Pears

Lower-sugar, fruit-forward spreads easily last a couple of weeks in the fridge once open. Get pear recipes at TwiceasTasty.com.
Over the years, I’ve experimented with many ways to preserve pears. They don’t keep as well in dry storage as apples, and I rarely used them when frozen, so they don’t yet have a home on my quick-save list. Dehydrating works well if you want them for backpacking or snacks. My mom always canned them in syrup when I was growing up, and when I have a bumper crop I’ll put up a few jars in brandy syrup or lightly sweetened pickle brine.

Mostly I save pears as preserves. The first time I made marmalade with ginger and pears, I followed a Ball recipe that used 1 part sugar to 2 parts fruit and found it to be overly sweet. I’ve since discovered that because the natural acidity of pears makes them safely shelf stable, the sugar primarily keeps the jam from molding once it’s open and sitting in the fridge. By melding Ball’s recipe with other lower-sugar versions, I came up with a fruit-forward marmalade that easily lasts a couple of weeks in the fridge once open, as well as a jam that pairs pears with tart cranberries.
Learn to make Pear–Ginger Marmalade and Pear–Cranberry Jam

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Quick Saves

This primer brings together ways I quickly save the last rounds of in-season veg. Read more about quick-save vegetables. Learn more at TwiceasTasty.com.
As the growing season winds down, I get plenty of questions about what to do with the last weeks of homegrown harvests and the last crops from farmer’s markets. By now, you’ve likely eaten your fill of your favorite fresh dishes and processed your favorite canned and frozen goods. If you’re like me, you’re torn between wanting to be done with the labor of weeding and harvesting and wanting to capture those last few tomatoes, those last few broccoli stalks, to enjoy after snowfall.

I’ve already shared many of my favorite ways to save excess and end-of-season produce. This month, I’ll continue to share some of my favorite fall canning recipes. But this week, I wanted to bring together in one post some of the ways I quickly save the last rounds of in-season veg.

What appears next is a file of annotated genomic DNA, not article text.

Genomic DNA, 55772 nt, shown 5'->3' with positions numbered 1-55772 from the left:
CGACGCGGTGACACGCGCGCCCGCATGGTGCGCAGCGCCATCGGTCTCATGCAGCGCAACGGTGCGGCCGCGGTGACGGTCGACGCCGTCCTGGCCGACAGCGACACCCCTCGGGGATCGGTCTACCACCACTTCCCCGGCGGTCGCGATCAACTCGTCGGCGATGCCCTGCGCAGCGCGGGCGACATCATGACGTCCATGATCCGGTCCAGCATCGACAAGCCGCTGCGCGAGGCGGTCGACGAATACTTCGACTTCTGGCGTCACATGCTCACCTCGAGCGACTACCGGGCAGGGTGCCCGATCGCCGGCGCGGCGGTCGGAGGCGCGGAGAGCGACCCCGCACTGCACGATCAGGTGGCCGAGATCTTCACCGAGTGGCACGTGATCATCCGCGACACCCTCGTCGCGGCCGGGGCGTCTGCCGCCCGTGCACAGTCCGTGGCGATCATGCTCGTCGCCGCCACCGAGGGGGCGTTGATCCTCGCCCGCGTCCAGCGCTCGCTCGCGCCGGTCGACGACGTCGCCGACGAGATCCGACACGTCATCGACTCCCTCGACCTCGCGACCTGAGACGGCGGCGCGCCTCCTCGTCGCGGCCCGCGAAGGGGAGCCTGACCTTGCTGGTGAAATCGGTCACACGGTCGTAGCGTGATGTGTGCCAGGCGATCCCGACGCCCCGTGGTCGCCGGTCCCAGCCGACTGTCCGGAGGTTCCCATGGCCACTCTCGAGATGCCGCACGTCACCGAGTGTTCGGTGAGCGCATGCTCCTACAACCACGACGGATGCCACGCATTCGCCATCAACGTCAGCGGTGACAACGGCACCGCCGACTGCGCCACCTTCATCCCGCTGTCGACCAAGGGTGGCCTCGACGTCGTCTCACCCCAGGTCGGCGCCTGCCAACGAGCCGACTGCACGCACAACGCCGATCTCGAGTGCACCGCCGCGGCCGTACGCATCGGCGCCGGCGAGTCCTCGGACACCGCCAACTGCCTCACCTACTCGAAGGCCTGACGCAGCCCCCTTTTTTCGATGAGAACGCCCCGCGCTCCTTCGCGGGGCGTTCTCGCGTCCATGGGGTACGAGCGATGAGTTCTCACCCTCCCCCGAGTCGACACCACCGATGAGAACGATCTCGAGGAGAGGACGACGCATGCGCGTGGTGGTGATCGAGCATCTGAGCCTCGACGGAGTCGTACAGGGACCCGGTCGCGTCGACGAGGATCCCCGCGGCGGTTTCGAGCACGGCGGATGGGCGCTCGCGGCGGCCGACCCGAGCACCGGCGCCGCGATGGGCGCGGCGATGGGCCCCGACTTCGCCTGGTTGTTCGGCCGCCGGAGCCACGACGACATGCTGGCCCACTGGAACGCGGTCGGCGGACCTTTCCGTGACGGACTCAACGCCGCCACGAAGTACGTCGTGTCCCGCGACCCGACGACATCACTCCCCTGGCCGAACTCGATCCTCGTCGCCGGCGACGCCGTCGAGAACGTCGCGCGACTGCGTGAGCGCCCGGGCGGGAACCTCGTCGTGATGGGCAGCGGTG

Read more about quickly saving vegetables

Traveling Snacks

Crunchy cravings when you’re not really hungry can be satisfied with simple home-baked snacks that are healthy and delicious. Get homemade snack recipes at TwiceasTasty.com.
Do you ever get the craving to just crunch on something even when you’re not hungry? Or find yourself reaching for a bag of potato or tortilla chips when you’d rather munch on a healthier snack? These cravings are what drew me to seaweed snacks, particularly when I’m on a full-day road trip and just eating because I’m bored of being behind the wheel.

Although I quickly developed a love for packets of toasted, flavored, seaweed chips, I just as quickly found I hated the excessive layers of packaging used to keep them whole during transport and on store shelves. They require few ingredients and no special equipment, so I soon began making my own. Then I decided to take it a step further: Could I satisfy my crunchy craving with something from the garden instead of seaweed, which I have to buy? Kale and chard chips became easy homegrown substitutes. Now I tend to make some of each, particularly when I’m prepping for a road trip or sailing adventure, to keep a mixed bag of flavors within reach.
Learn to make Homemade Seaweed Snacks and Roasted Kale Chips

Fall Muffins

Doubling down on flavors gives savory and sweet muffins a Twice as Tasty spin. Get muffin recipes at TwiceasTasty.com.
Baking can be less appealing in summer’s heat, but once fall sets in, firing up the oven can take the chill out of the kitchen in the morning or add a cozy element at dinnertime. Just like last week’s filling salad recipes, you can make the most of the season by baking with the flavors of fall. And by baking muffins and other quick breads, you can use your time in the kitchen to your advantage: by the time you’ve prepped your main meal, your freshly baked goodies are ready to eat.

This week’s recipes get a Twice as Tasty spin by doubling down on their flavors: fresh corn and cornmeal or fresh apples and homemade applesauce. The results explode with flavor, and the texture makes it clear you’re eating fresh ingredients. They’re also a sneaky way to use up the whey left after draining homemade yogurt. And if you’re not yet making your own yogurt and generating whey, these muffins are a perfect excuse to learn.
Learn to make Corn Kernel–Sage Muffins and Double Apple Muffins